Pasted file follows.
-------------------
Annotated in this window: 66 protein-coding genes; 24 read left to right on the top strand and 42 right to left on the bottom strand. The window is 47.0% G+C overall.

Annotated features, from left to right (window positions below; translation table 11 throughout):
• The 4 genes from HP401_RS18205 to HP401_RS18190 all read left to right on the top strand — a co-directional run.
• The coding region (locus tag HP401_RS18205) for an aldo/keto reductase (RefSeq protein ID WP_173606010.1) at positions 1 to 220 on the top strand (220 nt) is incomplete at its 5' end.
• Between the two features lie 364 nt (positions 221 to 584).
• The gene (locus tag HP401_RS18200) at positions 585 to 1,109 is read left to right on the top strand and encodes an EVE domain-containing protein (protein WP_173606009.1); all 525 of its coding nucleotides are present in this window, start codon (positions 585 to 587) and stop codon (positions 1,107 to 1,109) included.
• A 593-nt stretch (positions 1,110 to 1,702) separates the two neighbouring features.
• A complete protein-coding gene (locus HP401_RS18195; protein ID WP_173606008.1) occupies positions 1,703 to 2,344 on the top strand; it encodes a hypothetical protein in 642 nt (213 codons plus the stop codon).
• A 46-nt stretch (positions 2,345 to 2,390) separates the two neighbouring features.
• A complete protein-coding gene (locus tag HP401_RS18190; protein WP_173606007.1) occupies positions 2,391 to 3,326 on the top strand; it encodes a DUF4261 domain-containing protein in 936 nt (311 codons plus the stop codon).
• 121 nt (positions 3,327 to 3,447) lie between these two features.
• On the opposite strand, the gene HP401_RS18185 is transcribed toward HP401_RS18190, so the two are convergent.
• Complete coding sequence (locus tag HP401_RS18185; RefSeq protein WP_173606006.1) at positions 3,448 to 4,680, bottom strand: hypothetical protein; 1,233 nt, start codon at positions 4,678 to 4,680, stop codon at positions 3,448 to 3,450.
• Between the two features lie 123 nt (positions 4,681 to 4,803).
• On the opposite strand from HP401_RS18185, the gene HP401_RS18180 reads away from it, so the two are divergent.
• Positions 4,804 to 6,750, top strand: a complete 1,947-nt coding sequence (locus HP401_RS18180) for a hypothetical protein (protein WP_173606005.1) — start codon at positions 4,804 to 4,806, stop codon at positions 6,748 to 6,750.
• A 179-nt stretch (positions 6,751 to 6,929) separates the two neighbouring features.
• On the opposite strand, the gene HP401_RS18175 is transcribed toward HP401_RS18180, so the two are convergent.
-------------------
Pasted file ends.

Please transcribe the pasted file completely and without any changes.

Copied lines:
Annotated in this window: 66 protein-coding genes; 24 read left to right on the top strand and 42 right to left on the bottom strand. The window is 47.0% G+C overall.

Annotated features, from left to right (window positions below; translation table 11 throughout):
• The 4 genes from HP401_RS18205 to HP401_RS18190 all read left to right on the top strand — a co-directional run.
• The coding region (locus tag HP401_RS18205) for an aldo/keto reductase (RefSeq protein ID WP_173606010.1) at positions 1 to 220 on the top strand (220 nt) is incomplete at its 5' end.
• Between the two features lie 364 nt (positions 221 to 584).
• The gene (locus tag HP401_RS18200) at positions 585 to 1,109 is read left to right on the top strand and encodes an EVE domain-containing protein (protein WP_173606009.1); all 525 of its coding nucleotides are present in this window, start codon (positions 585 to 587) and stop codon (positions 1,107 to 1,109) included.
• A 593-nt stretch (positions 1,110 to 1,702) separates the two neighbouring features.
• A complete protein-coding gene (locus HP401_RS18195; protein ID WP_173606008.1) occupies positions 1,703 to 2,344 on the top strand; it encodes a hypothetical protein in 642 nt (213 codons plus the stop codon).
• A 46-nt stretch (positions 2,345 to 2,390) separates the two neighbouring features.
• A complete protein-coding gene (locus tag HP401_RS18190; protein WP_173606007.1) occupies positions 2,391 to 3,326 on the top strand; it encodes a DUF4261 domain-containing protein in 936 nt (311 codons plus the stop codon).
• 121 nt (positions 3,327 to 3,447) lie between these two features.
• On the opposite strand, the gene HP401_RS18185 is transcribed toward HP401_RS18190, so the two are convergent.
• Complete coding sequence (locus tag HP401_RS18185; RefSeq protein WP_173606006.1) at positions 3,448 to 4,680, bottom strand: hypothetical protein; 1,233 nt, start codon at positions 4,678 to 4,680, stop codon at positions 3,448 to 3,450.
• Between the two features lie 123 nt (positions 4,681 to 4,803).
• On the opposite strand from HP401_RS18185, the gene HP401_RS18180 reads away from it, so the two are divergent.
• Positions 4,804 to 6,750, top strand: a complete 1,947-nt coding sequence (locus HP401_RS18180) for a hypothetical protein (protein WP_173606005.1) — start codon at positions 4,804 to 4,806, stop codon at positions 6,748 to 6,750.
• A 179-nt stretch (positions 6,751 to 6,929) separates the two neighbouring features.
• On the opposite strand, the gene HP401_RS18175 is transcribed toward HP401_RS18180, so the two are convergent.